My completely made up odds that he’ll be dealt (to anyone): 5%. While you can make the case that Denver needs to be blown up (and I think they do) I’ve yet to hear that they’ve grown sick of Anthony and his off-court issues. If they do decide to shop Carmelo, the Cavs should be in a good position; they’d probably have to take on one of Denver’s bad contracts (Camby, Martin or Nene) in order to land the former Syracuse star, but you take a bad contract (or two) if it means you can pair Anthony with LeBron James when both are the age of 25.
Fit with the Cavaliers/LeBron: A+. You could play ‘Bron at the 4 and ‘Melo at the 3 or the other way around. Carmelo does really well in the FIBA games as he’ll hit spot up jumpers and also go down low to the post (those skills totally wouldn’t mesh with James…) If the Cavs somehow landed Anthony, that would almost shut up all the ‘James to New York’ talk, as there’s no way that A) they wouldn’t win lots and lots of games and B) they’d break up that tandem.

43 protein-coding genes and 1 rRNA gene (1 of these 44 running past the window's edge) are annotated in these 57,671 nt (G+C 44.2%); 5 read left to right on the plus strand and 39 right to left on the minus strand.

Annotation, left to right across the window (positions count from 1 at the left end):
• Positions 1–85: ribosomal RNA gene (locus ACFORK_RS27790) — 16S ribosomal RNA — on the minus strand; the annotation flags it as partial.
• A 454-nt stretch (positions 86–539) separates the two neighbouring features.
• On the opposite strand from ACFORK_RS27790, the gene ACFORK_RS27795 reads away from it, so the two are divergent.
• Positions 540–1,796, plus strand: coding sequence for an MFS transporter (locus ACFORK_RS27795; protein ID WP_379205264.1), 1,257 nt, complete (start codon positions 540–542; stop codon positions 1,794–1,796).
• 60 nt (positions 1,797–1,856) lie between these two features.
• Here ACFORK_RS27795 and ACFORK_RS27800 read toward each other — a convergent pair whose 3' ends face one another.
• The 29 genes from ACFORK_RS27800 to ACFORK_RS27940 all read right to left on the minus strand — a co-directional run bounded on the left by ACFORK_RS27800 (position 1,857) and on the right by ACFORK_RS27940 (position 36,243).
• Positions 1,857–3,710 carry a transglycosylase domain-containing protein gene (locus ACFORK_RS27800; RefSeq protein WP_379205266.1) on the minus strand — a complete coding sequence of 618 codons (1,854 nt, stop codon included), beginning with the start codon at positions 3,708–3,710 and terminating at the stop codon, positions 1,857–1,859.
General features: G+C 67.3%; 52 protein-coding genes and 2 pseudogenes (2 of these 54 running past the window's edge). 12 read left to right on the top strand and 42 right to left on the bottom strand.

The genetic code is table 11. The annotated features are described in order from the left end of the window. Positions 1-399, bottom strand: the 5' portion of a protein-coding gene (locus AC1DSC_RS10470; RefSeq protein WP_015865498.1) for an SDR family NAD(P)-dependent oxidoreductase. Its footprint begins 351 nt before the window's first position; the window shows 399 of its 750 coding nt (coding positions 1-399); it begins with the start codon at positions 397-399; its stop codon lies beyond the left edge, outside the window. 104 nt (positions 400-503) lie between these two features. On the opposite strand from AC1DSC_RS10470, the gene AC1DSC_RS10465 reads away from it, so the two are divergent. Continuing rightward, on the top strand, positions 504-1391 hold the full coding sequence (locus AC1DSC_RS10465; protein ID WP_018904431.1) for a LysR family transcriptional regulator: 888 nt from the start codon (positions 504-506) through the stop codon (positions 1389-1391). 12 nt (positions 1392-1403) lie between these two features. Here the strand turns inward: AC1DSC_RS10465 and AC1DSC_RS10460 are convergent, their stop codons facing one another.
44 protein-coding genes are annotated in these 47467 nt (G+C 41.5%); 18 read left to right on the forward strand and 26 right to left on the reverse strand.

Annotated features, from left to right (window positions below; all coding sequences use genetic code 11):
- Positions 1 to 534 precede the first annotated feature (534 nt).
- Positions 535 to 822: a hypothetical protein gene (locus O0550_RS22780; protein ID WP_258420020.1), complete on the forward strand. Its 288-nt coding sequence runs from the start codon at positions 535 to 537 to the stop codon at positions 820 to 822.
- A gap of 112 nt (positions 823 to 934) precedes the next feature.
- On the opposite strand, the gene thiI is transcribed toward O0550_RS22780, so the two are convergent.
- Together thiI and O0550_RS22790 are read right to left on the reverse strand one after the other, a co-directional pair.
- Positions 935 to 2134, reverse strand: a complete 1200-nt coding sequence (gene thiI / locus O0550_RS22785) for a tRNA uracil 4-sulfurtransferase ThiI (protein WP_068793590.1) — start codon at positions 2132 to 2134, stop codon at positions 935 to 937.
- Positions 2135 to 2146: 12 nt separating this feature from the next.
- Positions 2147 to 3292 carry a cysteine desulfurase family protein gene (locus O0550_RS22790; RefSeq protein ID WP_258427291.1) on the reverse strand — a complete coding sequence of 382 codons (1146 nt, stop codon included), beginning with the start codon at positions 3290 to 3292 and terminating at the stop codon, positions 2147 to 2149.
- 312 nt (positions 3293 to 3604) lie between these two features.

Player: Dirk Nowitzki Age: 29 2008/09 Salary: $18.077 million Under Contract Until: 2011 (with an ETO for 2010)
Why: Dirk has been my dark horse candidate in the ‘star player that the Cavs trade their expirings for’ sweepstakes since before the playoffs began (I was actively rooting for Dallas to finish 9th for just this reason). The Mavericks are coming off two brutal postseason finishes (blowing the Finals two years ago and losing to the 8th seeded Warriors last year) and third bad loss could be the straw that breaks their backs. I thought the Jason Kidd trade was a panic move and from the looks of things so far, they can’t keep up with Chris Paul and the Hornets anyways. Another frustrating finish and owner Mark Cuban might seriously consider blowing this thing up.
Dirk is owed a lot of money over the next three seasons (roughly $20 million in both 09/10 and 10/11) and Dallas seems to be going in the wrong direction. Plus, there were rumors that Avery Johnson wanted the Mavs to trade the Big German this past deadline, citing concerns of leadership.
Why not: The Mavs just got Jason Kidd (and they gave up a ton for the pleasure) so they may not be ready to turn around and blow things up after one (short) postseason run. Money isn’t much of a factor for the Mavs’ billionaire owner Mark Cuban, so luxury tax issues and bad contracts don’t mean as much to him as they would to say… Clippers owner Donald Sterling.